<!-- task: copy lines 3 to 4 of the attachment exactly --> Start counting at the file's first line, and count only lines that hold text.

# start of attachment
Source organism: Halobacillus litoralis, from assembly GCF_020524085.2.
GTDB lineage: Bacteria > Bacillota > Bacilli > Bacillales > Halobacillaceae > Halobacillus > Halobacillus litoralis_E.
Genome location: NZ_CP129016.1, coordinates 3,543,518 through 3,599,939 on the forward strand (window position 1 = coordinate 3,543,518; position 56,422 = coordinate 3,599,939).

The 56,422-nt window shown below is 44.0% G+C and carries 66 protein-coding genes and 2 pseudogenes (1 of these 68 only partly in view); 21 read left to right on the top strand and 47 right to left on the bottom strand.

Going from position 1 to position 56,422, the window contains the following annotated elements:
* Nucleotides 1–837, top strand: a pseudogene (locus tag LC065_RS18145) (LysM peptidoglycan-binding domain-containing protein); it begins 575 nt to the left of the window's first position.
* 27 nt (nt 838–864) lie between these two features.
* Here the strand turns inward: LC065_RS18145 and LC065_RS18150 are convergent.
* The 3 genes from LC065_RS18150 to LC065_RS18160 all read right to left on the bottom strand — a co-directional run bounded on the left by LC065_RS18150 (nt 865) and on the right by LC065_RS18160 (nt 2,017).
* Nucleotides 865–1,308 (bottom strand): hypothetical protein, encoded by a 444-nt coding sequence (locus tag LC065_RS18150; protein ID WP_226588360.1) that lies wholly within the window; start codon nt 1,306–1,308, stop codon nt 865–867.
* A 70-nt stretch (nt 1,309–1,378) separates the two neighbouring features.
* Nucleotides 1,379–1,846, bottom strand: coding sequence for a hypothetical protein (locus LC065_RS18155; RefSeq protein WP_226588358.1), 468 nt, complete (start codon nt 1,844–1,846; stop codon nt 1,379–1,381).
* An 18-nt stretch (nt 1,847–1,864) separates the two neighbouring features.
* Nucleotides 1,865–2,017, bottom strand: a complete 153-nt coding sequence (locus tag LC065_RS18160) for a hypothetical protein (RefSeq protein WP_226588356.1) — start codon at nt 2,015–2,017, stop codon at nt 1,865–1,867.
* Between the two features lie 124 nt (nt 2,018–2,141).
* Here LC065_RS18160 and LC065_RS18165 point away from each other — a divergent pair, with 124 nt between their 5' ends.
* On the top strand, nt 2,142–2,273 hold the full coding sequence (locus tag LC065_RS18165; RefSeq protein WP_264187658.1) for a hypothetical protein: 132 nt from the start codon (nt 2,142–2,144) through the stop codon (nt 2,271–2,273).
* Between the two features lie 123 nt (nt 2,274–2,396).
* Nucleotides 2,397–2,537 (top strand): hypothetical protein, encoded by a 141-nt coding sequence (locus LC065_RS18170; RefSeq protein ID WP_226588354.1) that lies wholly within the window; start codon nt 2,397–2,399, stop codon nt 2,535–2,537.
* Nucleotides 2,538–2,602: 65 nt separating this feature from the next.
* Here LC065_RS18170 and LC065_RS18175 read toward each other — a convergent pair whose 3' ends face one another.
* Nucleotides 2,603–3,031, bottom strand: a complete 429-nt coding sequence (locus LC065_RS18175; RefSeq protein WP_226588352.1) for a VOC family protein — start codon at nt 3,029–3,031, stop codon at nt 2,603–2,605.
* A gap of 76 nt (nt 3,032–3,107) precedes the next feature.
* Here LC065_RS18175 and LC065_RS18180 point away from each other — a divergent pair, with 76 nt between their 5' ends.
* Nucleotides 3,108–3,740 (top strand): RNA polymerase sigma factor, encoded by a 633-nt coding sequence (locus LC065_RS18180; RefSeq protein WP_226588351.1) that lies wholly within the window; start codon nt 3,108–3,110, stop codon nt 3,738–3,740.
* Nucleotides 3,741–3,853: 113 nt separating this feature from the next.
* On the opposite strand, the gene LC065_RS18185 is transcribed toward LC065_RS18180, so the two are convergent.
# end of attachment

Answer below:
Genome location: NZ_CP129016.1, coordinates 3,543,518 through 3,599,939 on the forward strand (window position 1 = coordinate 3,543,518; position 56,422 = coordinate 3,599,939).

The 56,422-nt window shown below is 44.0% G+C and carries 66 protein-coding genes and 2 pseudogenes (1 of these 68 only partly in view); 21 read left to right on the top strand and 47 right to left on the bottom strand.